12. Great post. Life is so fast and I’m very conscious of the fact that we haven’t written all of our thank you letters yet. I feel terrible about it and it really is heavy on my shoulders…I must get it done…

  13. Great post. I am terrible at thank you letters but tbh I’ve decided there are more important things in life and so content myself with saying thanks to everyone at the time of receipt and that will have to do. I do think manners on social media is important and I think you’ve pretty much nailed that with your list. The end of Number 7 made me laugh out loud ;)

  14. What a wonderful post! I don’t think it’s possible to keep up with everything, and I always feel terrible that I’m not doing enough to communicate with people properly. I think THAT is what we’ll have to teach our teenagers these days – try not to over-commit, always say thank you, and I would add, say sorry whenever you need to too.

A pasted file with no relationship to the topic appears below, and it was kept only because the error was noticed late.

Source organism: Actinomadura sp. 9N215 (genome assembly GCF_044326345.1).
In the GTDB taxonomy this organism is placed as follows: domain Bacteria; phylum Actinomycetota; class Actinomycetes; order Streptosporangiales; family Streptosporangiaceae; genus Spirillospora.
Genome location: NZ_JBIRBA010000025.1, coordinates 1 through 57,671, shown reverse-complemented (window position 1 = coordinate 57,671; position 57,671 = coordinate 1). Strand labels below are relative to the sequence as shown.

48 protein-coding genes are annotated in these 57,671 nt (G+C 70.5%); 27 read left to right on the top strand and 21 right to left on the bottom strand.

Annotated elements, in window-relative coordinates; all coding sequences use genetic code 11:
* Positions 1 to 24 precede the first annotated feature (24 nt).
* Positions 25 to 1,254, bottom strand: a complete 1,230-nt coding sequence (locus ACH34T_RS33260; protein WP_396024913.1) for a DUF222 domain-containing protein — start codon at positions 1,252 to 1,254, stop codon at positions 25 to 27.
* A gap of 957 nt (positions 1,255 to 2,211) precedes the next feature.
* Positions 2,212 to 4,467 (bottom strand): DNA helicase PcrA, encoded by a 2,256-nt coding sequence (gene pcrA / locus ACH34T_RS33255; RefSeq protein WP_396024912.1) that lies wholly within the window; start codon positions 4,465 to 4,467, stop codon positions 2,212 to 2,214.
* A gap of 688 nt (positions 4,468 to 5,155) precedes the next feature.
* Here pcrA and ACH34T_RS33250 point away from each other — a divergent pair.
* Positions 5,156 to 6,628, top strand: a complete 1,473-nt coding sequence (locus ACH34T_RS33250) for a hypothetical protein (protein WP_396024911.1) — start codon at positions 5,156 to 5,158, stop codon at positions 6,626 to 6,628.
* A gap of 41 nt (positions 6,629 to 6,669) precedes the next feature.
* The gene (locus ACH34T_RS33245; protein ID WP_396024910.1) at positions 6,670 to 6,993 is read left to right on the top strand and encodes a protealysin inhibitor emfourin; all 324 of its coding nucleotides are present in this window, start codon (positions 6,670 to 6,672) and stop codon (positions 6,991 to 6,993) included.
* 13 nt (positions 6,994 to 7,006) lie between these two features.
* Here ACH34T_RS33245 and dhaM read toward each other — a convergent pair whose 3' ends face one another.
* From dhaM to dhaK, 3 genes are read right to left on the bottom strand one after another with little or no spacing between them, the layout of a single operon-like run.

• Don’t over commit- how spot on – I will definitely remember to pass that bit of advice on to the kids. And yes, could not agree more on the saying sorry thing.

  15. Fantastic post – thank you for writing this as I often wrestle internally with the whole manners on the internet things sometimes too! I try and “give” a lot, I run support forums and am involved on a couple of steering groups for organisations which also support my family. But equally I have “needy” times too, and ask more than I give of others on those days. it’s about a balance, and remembering basic good manners.

    • Nothing wrong with a needy day here and there – well, that’s my view anyway! Sounds like you do a lot of giving and you deserve a bit from others now and again. Balance – good point – most things seem to come back to that, don’t they?

  16. I make it a principle to put ‘Real Life’ first and deal with things that way. It means not being able to keep up on SM but that’s a losing battle anyhow. I hate that feeling of being behind with it all, all the time. At least when our thank you letters were done (and I don’t think texts are enough with older relatives) then it felt like an achievement. All the rest never stops. I like your principles!

    • Thank you Anya. I like your point about putting real life first. I wonder whether or not that line will become more or less blurry for our kids, and their kids, in the future.